She stands in the corner, yet she stands out.
In an era when everybody captures everything with a smartphone, she has a sketchpad. That’s how this millennial rolls.
What’s up with that?
Elizabeth Person, 32, is the Everett Sketcher. She takes her art beyond pretty pictures to document scenes and slices of life. A utility worker sawing windstorm-toppled trees. Revelers at a new downtown bar. Gardeners at a P-Patch. The bustling post office before Christmas. The animal shelter.
I caught up with her on a recent weekday at Everett Station. She leaned against a column, one eye squinting at the distant arched window while her fingers quickly penned lines on paper pad. Yes, pen. She uses a pen.
“This is very architectural, so the perspective needs to be correct,” she said.
“Our eyes fool ourselves all the time. Our mind tries to control it when we draw. Often a line that looks like it is straight is actually angled. I have to figure out where the horizon line is then all my lines are based on that. This angle is actually wrong.”
So why use a pen?
“That’s part of it. There’s no such thing as a mistake. Just go with it,” she said. “You can have a wonky line, but just keep going, finish off the drawing.”
Her pen raced to a new spot.
“There’s a gal buying her ticket and she looked really cute so I need to get her in there real quick.”
Within 30 minutes, the blank paper brimmed with detail, even with me pestering her with a bunch of questions.
“I spent a summer in college working as a portrait artist at an amusement park in Ohio,” Person said. “It gave me a ton of experience drawing in front of people and having kids crowd around me and people smoking next to me and I’d be like, ‘Can I just have a little bit of room?’”
I wasn’t the only distracting force while Person sketched at the station.
A man walking by stopped abruptly and couldn’t contain his curiosity.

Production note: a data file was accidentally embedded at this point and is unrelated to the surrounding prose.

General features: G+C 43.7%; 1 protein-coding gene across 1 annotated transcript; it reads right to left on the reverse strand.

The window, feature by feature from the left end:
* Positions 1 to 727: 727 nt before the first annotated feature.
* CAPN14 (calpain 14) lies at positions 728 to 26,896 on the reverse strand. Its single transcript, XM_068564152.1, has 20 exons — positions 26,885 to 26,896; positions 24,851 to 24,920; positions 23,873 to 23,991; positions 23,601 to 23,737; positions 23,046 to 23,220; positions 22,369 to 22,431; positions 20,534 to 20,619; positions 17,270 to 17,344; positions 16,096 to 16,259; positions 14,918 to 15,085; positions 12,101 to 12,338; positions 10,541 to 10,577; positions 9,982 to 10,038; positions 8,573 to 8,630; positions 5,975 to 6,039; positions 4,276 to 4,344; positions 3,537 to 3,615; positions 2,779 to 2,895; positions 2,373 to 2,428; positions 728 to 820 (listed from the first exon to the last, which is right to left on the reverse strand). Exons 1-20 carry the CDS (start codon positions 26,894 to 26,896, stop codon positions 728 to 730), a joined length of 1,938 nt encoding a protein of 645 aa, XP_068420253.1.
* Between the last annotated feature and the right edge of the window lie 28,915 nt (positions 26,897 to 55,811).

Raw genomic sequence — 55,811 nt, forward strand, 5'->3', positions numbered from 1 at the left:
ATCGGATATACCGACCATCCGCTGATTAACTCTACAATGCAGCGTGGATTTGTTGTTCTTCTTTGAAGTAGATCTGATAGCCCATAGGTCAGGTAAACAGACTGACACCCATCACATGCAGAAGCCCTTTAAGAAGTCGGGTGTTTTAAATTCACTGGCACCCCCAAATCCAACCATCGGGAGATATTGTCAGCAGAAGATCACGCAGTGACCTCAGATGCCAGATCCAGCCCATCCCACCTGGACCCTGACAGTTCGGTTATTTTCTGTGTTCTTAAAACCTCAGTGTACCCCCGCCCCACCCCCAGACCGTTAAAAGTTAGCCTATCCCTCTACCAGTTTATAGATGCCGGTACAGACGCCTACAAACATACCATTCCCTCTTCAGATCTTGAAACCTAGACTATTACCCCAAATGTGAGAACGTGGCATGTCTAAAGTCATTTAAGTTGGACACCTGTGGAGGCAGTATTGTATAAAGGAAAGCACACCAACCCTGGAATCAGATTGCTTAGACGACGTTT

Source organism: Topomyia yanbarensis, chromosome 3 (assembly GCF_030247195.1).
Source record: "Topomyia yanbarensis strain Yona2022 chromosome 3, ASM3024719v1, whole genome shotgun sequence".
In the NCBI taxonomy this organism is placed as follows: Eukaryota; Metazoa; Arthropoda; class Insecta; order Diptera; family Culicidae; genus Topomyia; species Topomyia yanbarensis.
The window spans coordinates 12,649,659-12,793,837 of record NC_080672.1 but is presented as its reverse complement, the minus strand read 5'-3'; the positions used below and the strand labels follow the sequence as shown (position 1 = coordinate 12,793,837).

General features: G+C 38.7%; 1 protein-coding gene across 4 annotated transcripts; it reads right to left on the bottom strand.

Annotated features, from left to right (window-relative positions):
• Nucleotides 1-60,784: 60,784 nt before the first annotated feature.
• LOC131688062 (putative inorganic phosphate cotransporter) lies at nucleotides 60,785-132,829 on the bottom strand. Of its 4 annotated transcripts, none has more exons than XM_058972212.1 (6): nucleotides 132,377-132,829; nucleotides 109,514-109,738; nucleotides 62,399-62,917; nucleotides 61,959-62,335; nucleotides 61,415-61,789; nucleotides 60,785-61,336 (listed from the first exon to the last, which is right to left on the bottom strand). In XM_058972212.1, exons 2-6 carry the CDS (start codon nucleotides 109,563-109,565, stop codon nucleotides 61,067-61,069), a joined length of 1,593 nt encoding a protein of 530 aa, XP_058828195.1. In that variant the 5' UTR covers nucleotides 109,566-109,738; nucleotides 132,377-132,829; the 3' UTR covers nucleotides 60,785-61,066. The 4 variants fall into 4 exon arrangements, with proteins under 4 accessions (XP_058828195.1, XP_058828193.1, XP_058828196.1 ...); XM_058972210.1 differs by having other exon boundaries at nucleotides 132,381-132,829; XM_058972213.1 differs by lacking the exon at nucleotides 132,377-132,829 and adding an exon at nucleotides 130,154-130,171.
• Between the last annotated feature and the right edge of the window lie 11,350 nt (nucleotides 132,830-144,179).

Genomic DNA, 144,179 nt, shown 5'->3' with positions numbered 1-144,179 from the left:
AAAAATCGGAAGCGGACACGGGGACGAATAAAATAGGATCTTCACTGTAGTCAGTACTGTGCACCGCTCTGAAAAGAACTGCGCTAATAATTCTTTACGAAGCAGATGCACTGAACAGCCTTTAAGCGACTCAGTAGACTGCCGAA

“Can I see?” he said. “That’s pretty damn good.”
The man, Mike Raub, then got a bit sentimental: “I had this dream about being a cartoonist at Disney,” he said, “but I just kind of lost it along the way.”
Raub was at the station’s WorkSource center seeking a maintenance job. He encouraged Person to keep drawing before heading on his way.
Sketching the busy station was a suggestion from someone Person met who works for Everett Transit.
After the first pass with her pen, she casually pulled a jar of water and metal palette of paints from a small backpack.
“The drawing takes a lot longer. The painting is quick,” she said.”I don’t enjoy working with watercolor, but I think it’s beautiful.”
Person supports herself doing illustrations, graphic design and commercial artwork through her business, Elizabeth Person Art & Design. That’s her “careful work.”
The pen and watercolor sketches are her “in the moment” work.
“It wasn’t until about four years ago that I really felt like I found my style, which is working with a pen and doing a tight drawing. Then I use watercolor, which is very unpredictable and very loose, to counterbalance that,” she said.
“It provides a nice contrast. When I draw my really careful work, it’s in the studio and I’m very focused. This is more spontaneous. I get to splash paint and it’s messy.”
Maybe so, but she didn’t spill any water or paint on the station floor. She didn’t even smudge her clothes.
Her “Sketchy Everett” series depicting a mixed bag of scenes debuted last October on Live in Everett, a hyper-local blog.
“People love pretty pictures and want everything in full bloom, but that’s not life. That doesn’t portray life year-round,” she said. “For example, the windstorm where I drew a construction worker working on a tree. I never sold a print of that and I don’t want to, but it was important to do.”
She likes to capture everyday experiences.
“I try to get places where people go all the time but might not appreciate until they see a drawing of it or see it stopped during one moment in time,” she said. “They can see it in a new light.”
She also covers new ground. “People go on their normal track and there’s a lot of places they don’t get to.”
Another series of sketches is from her six-week artist-in-residency at remote Holden Village near Lake Chelan in 2015.
She sells prints of places, objects and more at festivals and at her etsy shop, elizabethperson.etsy.com. Everett sketches are $12.
Person grew up in the Lake Stevens/Marysville area and graduated from Grace Academy. She studied illustration at a college in Indiana.
“My senior project was a series of portraits on successful failures. People who are known for their success but who had some remarkable failures. Dr. Seuss, who was rejected so many times. The guy who started Fed Ex. Emily Dickinson.”
Person moved to Everett six years ago. “I love what’s happening here with the art scene,” she said.
She’s involved with the city’s Cultural Arts Commission and many events.
Look for her around town. Don’t be shy. You can talk to her while she works.